Top 5 lifestyle changes to improve your cholesterol
Lifestyle changes can help improve your cholesterol — and boost the cholesterol-lowering power of medications.By Mayo Clinic Staff
High cholesterol increases your risk of heart disease and heart attacks. Medications can help improve your cholesterol. But if you'd rather first make lifestyle changes to improve your cholesterol, try these five healthy changes.
If you already take medications, these changes can improve their cholesterol-lowering effect.
1. Eat heart-healthy foods
A few changes in your diet can reduce cholesterol and improve your heart health:
- Reduce saturated fats. Saturated fats, found primarily in red meat and full-fat dairy products, raise your total cholesterol. Decreasing your consumption of saturated fats can reduce your low-density lipoprotein (LDL) cholesterol — the "bad" cholesterol.
- Eliminate trans fats. Trans fats, sometimes listed on food labels as "partially hydrogenated vegetable oil," are often used in margarines and store-bought cookies, crackers and cakes. Trans fats raise overall cholesterol levels. The Food and Drug Administration has banned the use of partially hydrogenated vegetable oils by Jan. 1, 2021.
- Eat foods rich in omega-3 fatty acids. Omega-3 fatty acids don't affect LDL cholesterol. But they have other heart-healthy benefits, including reducing blood pressure. Foods with omega-3 fatty acids include salmon, mackerel, herring, walnuts and flaxseeds.
- Increase soluble fiber. Soluble fiber can reduce the absorption of cholesterol into your bloodstream. Soluble fiber is found in such foods as oatmeal, kidney beans, Brussels sprouts, apples and pears.
- Add whey protein. Whey protein, which is found in dairy products, may account for many of the health benefits attributed to dairy. Studies have shown that whey protein given as a supplement lowers both LDL cholesterol and total cholesterol as well as blood pressure.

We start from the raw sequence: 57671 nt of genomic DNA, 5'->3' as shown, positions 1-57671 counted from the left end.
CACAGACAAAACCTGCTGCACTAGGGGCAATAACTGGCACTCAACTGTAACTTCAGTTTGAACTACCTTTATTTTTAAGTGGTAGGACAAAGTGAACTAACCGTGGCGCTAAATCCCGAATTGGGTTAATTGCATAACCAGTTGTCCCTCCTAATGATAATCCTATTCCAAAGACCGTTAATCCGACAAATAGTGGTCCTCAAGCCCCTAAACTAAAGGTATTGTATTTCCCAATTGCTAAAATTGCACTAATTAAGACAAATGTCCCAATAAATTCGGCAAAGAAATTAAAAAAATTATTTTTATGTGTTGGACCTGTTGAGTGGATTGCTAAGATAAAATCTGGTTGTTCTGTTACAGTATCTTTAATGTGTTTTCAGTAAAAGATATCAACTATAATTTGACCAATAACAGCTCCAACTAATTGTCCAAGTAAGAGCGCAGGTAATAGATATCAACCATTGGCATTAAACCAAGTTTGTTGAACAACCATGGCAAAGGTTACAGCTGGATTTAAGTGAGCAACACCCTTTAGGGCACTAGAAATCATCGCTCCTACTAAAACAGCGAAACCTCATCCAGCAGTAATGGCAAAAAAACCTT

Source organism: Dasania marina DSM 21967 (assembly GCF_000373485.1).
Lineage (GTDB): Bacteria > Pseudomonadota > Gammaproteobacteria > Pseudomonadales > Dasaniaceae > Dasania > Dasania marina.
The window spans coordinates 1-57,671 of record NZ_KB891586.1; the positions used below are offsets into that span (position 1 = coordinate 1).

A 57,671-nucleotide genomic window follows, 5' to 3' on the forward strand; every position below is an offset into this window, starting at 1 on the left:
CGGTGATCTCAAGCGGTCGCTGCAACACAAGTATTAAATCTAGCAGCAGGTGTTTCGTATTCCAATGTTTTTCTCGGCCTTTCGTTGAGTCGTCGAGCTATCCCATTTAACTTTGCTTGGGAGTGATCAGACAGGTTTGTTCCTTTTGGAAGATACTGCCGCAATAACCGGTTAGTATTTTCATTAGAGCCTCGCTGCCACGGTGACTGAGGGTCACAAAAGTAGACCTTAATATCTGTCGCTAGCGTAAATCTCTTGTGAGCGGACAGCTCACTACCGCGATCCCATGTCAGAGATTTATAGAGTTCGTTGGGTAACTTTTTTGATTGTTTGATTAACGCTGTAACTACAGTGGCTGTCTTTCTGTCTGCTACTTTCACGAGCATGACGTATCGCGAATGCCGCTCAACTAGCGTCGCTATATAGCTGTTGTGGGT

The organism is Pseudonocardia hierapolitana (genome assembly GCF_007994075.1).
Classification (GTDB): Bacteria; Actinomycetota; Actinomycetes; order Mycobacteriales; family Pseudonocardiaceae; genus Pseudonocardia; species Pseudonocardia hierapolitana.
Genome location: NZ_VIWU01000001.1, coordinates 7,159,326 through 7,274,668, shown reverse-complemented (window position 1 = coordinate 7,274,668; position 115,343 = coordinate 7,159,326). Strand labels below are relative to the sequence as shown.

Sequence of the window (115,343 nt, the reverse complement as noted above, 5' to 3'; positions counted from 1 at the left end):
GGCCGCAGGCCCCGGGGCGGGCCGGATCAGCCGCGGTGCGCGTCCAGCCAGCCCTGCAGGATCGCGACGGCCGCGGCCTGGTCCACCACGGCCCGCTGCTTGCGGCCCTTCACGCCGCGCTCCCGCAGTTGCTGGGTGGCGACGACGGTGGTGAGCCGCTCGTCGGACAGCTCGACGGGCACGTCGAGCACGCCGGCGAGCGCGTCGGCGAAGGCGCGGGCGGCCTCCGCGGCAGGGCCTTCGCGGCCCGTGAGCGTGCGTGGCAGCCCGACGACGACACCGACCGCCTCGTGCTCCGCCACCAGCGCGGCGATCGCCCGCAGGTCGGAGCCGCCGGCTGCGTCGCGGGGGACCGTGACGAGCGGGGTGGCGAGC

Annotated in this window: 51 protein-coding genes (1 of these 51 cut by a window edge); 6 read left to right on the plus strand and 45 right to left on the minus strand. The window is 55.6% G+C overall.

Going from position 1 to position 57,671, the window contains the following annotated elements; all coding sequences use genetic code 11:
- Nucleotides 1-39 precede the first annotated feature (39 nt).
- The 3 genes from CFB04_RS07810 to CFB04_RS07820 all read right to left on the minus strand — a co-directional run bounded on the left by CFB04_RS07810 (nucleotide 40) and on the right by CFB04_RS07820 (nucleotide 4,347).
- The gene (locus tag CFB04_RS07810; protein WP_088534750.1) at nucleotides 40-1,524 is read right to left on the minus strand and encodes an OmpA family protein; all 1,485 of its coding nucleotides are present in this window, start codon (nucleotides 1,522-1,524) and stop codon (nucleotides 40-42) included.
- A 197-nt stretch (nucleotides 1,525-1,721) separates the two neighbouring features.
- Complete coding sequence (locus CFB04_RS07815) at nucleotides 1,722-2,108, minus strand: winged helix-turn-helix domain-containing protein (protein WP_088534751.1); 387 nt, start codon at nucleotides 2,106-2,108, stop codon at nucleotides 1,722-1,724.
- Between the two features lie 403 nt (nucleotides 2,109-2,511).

2. Exercise on most days of the week and increase your physical activity
Exercise can improve cholesterol. Moderate physical activity can help raise high-density lipoprotein (HDL) cholesterol, the "good" cholesterol. With your doctor's OK, work up to at least 30 minutes of exercise five times a week or vigorous aerobic activity for 20 minutes three times a week.
Adding physical activity, even in short intervals several times a day, can help you begin to lose weight. Consider:
- Taking a brisk daily walk during your lunch hour
- Riding your bike to work
- Playing a favorite sport
To stay motivated, consider finding an exercise buddy or joining an exercise group.
3. Quit smoking
Quitting smoking improves your HDL cholesterol level. The benefits occur quickly:
- Within 20 minutes of quitting, your blood pressure and heart rate recover from the cigarette-induced spike
- Within three months of quitting, your blood circulation and lung function begin to improve
- Within a year of quitting, your risk of heart disease is half that of a smoker
4. Lose weight
Carrying even a few extra pounds contributes to high cholesterol. Small changes add up. If you drink sugary beverages, switch to tap water. Snack on air-popped popcorn or pretzels — but keep track of the calories. If you crave something sweet, try sherbet or candies with little or no fat, such as jelly beans.
Look for ways to incorporate more activity into your daily routine, such as using the stairs instead of taking the elevator or parking farther from your office. Take walks during breaks at work. Try to increase standing activities, such as cooking or doing yardwork.
5. Drink alcohol only in moderation